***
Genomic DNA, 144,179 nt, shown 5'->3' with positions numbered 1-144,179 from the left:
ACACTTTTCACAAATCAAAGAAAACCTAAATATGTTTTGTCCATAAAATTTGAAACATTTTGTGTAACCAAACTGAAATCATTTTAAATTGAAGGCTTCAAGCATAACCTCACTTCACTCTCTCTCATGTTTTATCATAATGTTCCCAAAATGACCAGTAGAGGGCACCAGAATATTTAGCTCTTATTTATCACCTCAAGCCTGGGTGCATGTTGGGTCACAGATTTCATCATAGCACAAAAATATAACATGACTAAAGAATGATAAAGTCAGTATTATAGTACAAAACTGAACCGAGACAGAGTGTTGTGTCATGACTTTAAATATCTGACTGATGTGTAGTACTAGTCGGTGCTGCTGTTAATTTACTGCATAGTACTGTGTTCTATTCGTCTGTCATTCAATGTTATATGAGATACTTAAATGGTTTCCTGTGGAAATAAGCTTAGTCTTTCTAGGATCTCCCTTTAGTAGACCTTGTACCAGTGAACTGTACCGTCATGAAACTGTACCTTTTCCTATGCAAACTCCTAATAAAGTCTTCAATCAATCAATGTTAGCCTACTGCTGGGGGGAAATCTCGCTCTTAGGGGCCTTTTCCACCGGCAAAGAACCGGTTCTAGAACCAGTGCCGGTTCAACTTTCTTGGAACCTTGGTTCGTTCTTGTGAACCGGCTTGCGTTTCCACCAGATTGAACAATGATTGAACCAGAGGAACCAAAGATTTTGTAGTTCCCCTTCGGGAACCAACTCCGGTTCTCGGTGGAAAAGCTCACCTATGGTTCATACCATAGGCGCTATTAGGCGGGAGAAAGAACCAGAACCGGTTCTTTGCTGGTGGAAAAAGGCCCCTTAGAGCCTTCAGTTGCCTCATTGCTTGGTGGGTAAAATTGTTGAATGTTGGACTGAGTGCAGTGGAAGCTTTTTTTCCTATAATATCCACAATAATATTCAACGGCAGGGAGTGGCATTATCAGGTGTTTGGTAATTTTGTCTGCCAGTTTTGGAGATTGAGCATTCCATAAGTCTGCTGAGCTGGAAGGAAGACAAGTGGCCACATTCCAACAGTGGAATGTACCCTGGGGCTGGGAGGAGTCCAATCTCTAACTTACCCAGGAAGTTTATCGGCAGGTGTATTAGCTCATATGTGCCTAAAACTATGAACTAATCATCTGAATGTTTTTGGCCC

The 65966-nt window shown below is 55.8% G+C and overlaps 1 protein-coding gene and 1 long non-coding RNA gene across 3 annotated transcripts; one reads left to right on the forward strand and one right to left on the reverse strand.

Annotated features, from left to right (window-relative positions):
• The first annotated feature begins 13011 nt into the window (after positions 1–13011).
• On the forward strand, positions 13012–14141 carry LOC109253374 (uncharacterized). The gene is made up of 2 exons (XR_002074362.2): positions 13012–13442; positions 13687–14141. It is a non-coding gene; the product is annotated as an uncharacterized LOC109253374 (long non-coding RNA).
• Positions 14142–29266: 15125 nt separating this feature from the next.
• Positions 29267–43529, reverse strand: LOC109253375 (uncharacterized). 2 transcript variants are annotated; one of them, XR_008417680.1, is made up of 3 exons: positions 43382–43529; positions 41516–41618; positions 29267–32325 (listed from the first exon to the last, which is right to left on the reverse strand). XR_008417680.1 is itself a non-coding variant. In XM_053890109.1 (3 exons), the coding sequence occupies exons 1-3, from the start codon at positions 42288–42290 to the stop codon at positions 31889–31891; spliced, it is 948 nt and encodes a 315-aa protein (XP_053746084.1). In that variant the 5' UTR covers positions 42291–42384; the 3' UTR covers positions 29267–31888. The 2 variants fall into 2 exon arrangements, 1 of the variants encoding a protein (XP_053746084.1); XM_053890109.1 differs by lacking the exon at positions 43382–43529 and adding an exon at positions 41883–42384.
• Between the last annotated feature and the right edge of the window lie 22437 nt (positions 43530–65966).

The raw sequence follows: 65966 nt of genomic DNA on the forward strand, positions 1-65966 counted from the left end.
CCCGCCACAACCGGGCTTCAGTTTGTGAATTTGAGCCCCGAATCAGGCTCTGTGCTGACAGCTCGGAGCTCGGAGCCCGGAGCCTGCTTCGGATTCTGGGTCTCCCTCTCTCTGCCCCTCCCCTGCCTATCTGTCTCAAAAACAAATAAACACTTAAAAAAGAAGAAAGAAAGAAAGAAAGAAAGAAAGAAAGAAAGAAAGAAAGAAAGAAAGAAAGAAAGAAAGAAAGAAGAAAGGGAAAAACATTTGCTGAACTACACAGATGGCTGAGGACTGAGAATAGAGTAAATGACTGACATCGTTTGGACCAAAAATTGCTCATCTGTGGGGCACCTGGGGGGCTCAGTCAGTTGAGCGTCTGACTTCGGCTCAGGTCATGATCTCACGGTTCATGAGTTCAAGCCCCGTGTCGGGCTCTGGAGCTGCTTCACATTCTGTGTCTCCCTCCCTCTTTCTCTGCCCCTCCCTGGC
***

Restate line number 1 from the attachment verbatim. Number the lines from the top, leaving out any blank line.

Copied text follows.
Genomic DNA, 144,179 nt, shown 5'->3' with positions numbered 1-144,179 from the left: